Winona LaDukeInternationally acclaimed author, orator and activist, Winona LaDuke will speak on “Women in Leadership: Voices for Change” Thursday, March 6 at 10:30 a.m. in N201 on the Bellevue College campus.

LaDuke, a graduate of Harvard and Antioch Universities with advanced degrees in rural economic development, has devoted her life to protecting the lands and life ways of Native communities. LaDuke is founder and Co-Director of Honor the Earth, a national advocacy group encouraging public support and funding for native environmental groups. With Honor the Earth, she works nationally and internationally on issues of climate change, renewable energy, sustainable development, food systems and environmental justice. In her own community in northern Minnesota, she is the founder of the White Earth Land Recovery Project, one of the largest reservation based, non-profit organizations in the country, and a leader on the issues of culturally-based sustainable development strategies, renewable energy and food systems. In this work, LaDuke also works to protect Indigenous plants and heritage foods from patenting and genetic engineering.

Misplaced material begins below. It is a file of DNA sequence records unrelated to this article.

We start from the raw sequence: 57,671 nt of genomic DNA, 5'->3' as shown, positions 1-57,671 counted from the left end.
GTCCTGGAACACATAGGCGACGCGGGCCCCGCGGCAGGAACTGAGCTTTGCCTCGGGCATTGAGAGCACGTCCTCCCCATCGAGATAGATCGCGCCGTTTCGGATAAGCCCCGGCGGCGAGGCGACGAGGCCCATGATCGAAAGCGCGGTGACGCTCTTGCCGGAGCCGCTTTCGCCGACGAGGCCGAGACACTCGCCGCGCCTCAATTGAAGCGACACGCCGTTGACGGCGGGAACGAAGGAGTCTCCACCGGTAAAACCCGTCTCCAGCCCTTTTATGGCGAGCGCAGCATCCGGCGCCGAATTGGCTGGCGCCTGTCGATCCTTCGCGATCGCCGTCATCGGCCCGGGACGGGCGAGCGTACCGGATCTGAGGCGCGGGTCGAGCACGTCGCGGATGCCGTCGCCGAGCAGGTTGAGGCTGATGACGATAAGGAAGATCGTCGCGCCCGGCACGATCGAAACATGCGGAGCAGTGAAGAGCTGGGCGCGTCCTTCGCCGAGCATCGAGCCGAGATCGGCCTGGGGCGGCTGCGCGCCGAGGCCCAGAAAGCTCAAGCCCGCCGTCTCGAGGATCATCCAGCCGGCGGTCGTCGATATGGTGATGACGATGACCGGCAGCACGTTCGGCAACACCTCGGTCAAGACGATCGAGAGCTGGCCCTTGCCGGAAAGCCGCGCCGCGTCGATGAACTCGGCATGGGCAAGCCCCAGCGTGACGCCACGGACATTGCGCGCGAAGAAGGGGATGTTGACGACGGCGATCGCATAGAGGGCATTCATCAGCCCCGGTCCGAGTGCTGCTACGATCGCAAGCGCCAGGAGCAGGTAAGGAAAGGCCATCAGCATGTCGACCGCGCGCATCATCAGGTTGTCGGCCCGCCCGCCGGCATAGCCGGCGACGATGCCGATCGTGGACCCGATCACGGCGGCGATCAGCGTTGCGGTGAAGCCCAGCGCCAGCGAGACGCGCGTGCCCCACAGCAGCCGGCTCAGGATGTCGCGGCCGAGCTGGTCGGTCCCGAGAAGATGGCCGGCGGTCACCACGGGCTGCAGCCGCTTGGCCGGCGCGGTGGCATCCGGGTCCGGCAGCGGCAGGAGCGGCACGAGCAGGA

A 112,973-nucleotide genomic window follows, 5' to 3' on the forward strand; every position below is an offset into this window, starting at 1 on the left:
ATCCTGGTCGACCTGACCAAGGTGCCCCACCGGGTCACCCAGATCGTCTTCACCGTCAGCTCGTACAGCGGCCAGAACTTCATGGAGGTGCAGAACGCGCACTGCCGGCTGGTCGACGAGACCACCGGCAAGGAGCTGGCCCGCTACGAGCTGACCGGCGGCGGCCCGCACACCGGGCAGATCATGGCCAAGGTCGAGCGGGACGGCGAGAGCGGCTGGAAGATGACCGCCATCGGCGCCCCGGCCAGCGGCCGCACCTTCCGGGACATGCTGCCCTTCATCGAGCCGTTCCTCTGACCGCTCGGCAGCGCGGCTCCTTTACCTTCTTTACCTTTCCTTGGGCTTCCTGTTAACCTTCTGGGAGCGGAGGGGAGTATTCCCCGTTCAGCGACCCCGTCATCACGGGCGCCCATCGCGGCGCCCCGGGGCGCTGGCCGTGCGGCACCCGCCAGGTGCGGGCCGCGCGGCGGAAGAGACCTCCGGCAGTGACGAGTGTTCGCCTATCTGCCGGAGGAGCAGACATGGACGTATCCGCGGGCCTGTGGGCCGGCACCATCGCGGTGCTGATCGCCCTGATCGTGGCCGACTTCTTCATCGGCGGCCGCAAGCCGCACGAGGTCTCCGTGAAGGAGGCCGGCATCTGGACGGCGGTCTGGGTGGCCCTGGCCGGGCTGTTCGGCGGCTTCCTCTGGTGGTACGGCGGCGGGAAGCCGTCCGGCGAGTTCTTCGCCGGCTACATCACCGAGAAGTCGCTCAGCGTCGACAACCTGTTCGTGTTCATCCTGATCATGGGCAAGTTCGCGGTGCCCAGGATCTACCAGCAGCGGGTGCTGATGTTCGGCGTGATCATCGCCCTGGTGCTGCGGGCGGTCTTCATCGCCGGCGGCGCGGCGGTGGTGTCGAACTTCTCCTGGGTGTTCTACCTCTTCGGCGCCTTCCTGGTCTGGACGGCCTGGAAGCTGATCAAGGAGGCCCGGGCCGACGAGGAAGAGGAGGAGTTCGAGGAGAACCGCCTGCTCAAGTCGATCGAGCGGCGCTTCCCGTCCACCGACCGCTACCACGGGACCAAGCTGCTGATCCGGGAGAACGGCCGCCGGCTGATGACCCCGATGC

In 1994, Time magazine named her one of America’s 50 most promising leaders under 40 years of age, and in 1997 LaDuke was named Ms. Magazine Woman of the Year. Other honors include the Reebok Human Rights Award, the Thomas Merton Award, the Ann Bancroft Award, the Global Green Award, and the International Slow Food Award for working to protect wild rice and local biodiversity. In 2007, LaDuke was inducted into the National Women’s Hall of Fame. LaDuke also served as Ralph Nader’s vice-presidential running mate on the Green Party ticket in 1996 and 2000.

In addition to numerous articles, LaDuke is the author of non-fiction titles including All Our Relations, The Winona LaDuke Reader, Recovering the Sacred: the Power of Naming and Claiming, Food is Medicine: Recovering Traditional Foods to Heal the People and her latest, The Militarization of Indian Country. She has also penned a work of fiction, Last Standing Woman, and a children’s book, In the Sugarbush.

LaDuke’s visit to Bellevue College is free and open to the public and made possible by Bellevue College Women’s History Month Sponsors: the Office of Equity and Pluralism, The Women’s Center, Student Programs, and Multicultural Services.

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